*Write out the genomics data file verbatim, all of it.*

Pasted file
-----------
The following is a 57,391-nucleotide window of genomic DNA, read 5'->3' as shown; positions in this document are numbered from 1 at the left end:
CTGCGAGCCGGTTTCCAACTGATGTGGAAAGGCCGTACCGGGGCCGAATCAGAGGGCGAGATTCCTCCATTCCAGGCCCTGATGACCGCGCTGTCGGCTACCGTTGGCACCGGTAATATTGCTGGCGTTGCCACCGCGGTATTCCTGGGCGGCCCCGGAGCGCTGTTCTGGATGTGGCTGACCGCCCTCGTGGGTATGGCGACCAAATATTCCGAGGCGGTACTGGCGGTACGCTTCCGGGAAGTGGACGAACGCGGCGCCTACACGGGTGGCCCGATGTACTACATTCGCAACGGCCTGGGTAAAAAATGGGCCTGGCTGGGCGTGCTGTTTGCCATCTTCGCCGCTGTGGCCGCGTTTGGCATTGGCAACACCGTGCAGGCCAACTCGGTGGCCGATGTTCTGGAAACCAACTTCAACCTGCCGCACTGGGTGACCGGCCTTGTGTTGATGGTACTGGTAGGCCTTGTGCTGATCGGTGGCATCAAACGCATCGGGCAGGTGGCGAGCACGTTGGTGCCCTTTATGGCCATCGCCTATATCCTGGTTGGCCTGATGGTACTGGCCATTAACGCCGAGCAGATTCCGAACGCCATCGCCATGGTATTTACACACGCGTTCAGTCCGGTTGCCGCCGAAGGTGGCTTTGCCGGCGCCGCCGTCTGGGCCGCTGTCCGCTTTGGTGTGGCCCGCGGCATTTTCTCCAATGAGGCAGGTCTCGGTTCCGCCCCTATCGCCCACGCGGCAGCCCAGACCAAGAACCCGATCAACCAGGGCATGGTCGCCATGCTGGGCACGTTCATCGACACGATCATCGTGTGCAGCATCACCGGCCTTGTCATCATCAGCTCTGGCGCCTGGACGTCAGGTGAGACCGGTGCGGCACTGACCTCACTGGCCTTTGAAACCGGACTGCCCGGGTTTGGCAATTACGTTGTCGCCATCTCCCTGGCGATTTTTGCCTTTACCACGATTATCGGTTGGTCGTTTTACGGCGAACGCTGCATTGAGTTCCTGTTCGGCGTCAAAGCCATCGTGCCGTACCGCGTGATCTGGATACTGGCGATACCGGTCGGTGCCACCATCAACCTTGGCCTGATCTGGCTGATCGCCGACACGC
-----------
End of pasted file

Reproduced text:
The following is a 57,391-nucleotide window of genomic DNA, read 5'->3' as shown; positions in this document are numbered from 1 at the left end:
CTGCGAGCCGGTTTCCAACTGATGTGGAAAGGCCGTACCGGGGCCGAATCAGAGGGCGAGATTCCTCCATTCCAGGCCCTGATGACCGCGCTGTCGGCTACCGTTGGCACCGGTAATATTGCTGGCGTTGCCACCGCGGTATTCCTGGGCGGCCCCGGAGCGCTGTTCTGGATGTGGCTGACCGCCCTCGTGGGTATGGCGACCAAATATTCCGAGGCGGTACTGGCGGTACGCTTCCGGGAAGTGGACGAACGCGGCGCCTACACGGGTGGCCCGATGTACTACATTCGCAACGGCCTGGGTAAAAAATGGGCCTGGCTGGGCGTGCTGTTTGCCATCTTCGCCGCTGTGGCCGCGTTTGGCATTGGCAACACCGTGCAGGCCAACTCGGTGGCCGATGTTCTGGAAACCAACTTCAACCTGCCGCACTGGGTGACCGGCCTTGTGTTGATGGTACTGGTAGGCCTTGTGCTGATCGGTGGCATCAAACGCATCGGGCAGGTGGCGAGCACGTTGGTGCCCTTTATGGCCATCGCCTATATCCTGGTTGGCCTGATGGTACTGGCCATTAACGCCGAGCAGATTCCGAACGCCATCGCCATGGTATTTACACACGCGTTCAGTCCGGTTGCCGCCGAAGGTGGCTTTGCCGGCGCCGCCGTCTGGGCCGCTGTCCGCTTTGGTGTGGCCCGCGGCATTTTCTCCAATGAGGCAGGTCTCGGTTCCGCCCCTATCGCCCACGCGGCAGCCCAGACCAAGAACCCGATCAACCAGGGCATGGTCGCCATGCTGGGCACGTTCATCGACACGATCATCGTGTGCAGCATCACCGGCCTTGTCATCATCAGCTCTGGCGCCTGGACGTCAGGTGAGACCGGTGCGGCACTGACCTCACTGGCCTTTGAAACCGGACTGCCCGGGTTTGGCAATTACGTTGTCGCCATCTCCCTGGCGATTTTTGCCTTTACCACGATTATCGGTTGGTCGTTTTACGGCGAACGCTGCATTGAGTTCCTGTTCGGCGTCAAAGCCATCGTGCCGTACCGCGTGATCTGGATACTGGCGATACCGGTCGGTGCCACCATCAACCTTGGCCTGATCTGGCTGATCGCCGACACGC